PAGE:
Now that the Minamata Convention on Mercury has gone into force (yay!), maybe we’ll start to see change come at a faster clip. But for now, dental students – with very few exceptions – continue to be taught to place mercury amalgam fillings, just as earlier generations were taught.
While some dental students may question that wisdom (at least in their own minds if not out loud to their professors), most start out as conventional dentists and only shift to mercury-free dentistry later, sometimes after years of research, sometimes after developing mercury toxicity themselves.
Dr. Rehme became a mercury-free dentist nearly 10 years after receiving his Doctor of Dental Surgery degree from the University of Missouri – Kansas City. Here, he describes that transformation:
This week marks the 7th annual Mercury Awareness Week, a joint campaign by Dr. Mercola and Consumers for Dental Choice to educate the public about the risks of dental mercury, the protocol for safe amalgam removal, and the healthier options that are available today.
When a person has these so-called “silver” fillings, mercury vapor is outgassed with every bite and swallow. Even something as benign as brushing your teeth can release vast amounts of vapor, which then gets inhaled and makes its way into the bloodstream. Check out this demonstration by Dr. Tom McGuire:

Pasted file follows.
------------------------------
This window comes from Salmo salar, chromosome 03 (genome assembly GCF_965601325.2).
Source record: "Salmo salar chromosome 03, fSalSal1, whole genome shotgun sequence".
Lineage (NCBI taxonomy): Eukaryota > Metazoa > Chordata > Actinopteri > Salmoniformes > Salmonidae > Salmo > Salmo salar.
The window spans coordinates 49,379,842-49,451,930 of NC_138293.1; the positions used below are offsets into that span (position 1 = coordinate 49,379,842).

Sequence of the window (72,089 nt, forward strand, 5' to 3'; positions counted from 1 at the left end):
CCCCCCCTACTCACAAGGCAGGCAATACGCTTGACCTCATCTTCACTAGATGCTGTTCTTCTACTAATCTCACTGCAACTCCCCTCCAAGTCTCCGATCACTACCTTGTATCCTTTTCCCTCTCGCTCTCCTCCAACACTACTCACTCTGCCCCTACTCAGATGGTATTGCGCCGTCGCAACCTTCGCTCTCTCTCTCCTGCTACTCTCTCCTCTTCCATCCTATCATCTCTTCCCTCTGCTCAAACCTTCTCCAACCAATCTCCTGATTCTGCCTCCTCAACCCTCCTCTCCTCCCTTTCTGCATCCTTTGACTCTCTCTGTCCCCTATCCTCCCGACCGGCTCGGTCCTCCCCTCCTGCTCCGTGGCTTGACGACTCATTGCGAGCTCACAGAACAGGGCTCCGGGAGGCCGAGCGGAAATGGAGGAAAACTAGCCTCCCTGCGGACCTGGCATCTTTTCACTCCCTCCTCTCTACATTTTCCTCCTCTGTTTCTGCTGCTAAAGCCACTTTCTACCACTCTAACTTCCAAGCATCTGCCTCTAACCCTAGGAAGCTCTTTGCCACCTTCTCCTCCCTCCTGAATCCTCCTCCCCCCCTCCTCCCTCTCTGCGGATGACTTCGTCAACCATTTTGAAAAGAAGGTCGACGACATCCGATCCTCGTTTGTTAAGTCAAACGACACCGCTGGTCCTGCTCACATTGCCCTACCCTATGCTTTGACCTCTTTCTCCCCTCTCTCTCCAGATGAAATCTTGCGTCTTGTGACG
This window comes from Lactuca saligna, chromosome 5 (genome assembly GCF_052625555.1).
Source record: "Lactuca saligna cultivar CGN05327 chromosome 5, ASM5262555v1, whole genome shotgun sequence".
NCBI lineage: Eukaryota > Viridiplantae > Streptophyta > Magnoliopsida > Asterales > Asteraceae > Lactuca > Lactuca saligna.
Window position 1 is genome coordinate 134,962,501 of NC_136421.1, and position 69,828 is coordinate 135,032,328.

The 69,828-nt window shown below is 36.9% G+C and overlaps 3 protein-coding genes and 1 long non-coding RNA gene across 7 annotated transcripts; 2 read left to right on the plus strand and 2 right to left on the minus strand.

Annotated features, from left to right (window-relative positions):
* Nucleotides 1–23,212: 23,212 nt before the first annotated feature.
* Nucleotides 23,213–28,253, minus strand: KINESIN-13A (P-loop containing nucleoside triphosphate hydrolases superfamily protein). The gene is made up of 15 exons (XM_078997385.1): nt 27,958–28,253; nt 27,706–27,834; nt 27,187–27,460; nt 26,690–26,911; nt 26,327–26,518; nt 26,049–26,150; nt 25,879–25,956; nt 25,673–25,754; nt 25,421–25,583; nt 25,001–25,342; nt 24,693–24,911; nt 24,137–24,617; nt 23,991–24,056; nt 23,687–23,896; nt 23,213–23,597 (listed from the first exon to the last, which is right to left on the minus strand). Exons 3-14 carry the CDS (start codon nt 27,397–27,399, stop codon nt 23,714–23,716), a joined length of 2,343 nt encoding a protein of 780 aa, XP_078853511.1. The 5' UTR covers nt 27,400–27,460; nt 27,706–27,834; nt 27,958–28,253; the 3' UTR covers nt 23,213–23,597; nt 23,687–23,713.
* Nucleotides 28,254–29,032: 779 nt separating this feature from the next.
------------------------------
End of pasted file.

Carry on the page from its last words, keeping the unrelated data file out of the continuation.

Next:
Drilling amalgam, too, can expose both patient and dentist to very large amounts of mercury vapor:
This is exactly why we follow strict safety protocols whenever we need to remove amalgam. (Dr. Rehme is SMART certified by the IAOMT.) Not only does this protect his patients and his team (not to mention himself); it also protects the environment – and thus, the health of us all.
While we’ve made a lot of progress toward a mercury-free future for dentistry, there’s still a long way to go. The more of us who get involved, the sooner we can make that preferred future a reality.